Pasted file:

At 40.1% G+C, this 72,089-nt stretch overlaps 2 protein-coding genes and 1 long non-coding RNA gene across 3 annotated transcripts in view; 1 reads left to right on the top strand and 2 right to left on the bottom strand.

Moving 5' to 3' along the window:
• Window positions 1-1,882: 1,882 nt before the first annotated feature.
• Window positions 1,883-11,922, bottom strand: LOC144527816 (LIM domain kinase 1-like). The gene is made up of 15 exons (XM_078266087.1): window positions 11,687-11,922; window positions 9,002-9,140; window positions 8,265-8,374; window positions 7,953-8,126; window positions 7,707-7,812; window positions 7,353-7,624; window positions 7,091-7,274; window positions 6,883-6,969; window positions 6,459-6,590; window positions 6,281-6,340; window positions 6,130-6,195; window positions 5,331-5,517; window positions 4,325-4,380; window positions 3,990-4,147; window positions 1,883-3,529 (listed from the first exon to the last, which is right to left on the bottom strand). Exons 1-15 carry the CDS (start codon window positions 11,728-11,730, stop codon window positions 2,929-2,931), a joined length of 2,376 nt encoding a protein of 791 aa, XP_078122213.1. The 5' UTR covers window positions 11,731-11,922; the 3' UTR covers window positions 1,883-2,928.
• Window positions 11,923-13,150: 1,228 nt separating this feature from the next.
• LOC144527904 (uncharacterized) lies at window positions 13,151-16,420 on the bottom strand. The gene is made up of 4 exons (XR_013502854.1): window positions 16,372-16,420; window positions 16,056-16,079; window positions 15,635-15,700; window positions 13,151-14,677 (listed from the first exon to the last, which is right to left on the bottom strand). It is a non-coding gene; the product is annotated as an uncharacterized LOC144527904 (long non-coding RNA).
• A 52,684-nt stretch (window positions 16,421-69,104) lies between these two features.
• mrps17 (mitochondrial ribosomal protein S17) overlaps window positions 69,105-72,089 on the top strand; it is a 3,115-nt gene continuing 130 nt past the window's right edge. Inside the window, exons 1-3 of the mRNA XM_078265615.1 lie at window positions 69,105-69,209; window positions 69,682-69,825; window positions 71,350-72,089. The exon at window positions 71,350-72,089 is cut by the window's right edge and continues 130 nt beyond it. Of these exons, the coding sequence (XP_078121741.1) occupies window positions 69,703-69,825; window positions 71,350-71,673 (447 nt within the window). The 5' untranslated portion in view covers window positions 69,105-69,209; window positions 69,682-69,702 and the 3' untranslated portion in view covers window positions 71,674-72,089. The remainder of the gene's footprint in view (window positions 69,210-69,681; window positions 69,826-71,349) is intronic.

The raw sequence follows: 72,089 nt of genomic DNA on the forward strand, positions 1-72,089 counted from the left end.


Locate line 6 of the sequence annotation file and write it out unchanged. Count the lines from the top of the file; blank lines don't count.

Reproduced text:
• LOC144527904 (uncharacterized) lies at window positions 13,151-16,420 on the bottom strand. The gene is made up of 4 exons (XR_013502854.1): window positions 16,372-16,420; window positions 16,056-16,079; window positions 15,635-15,700; window positions 13,151-14,677 (listed from the first exon to the last, which is right to left on the bottom strand). It is a non-coding gene; the product is annotated as an uncharacterized LOC144527904 (long non-coding RNA).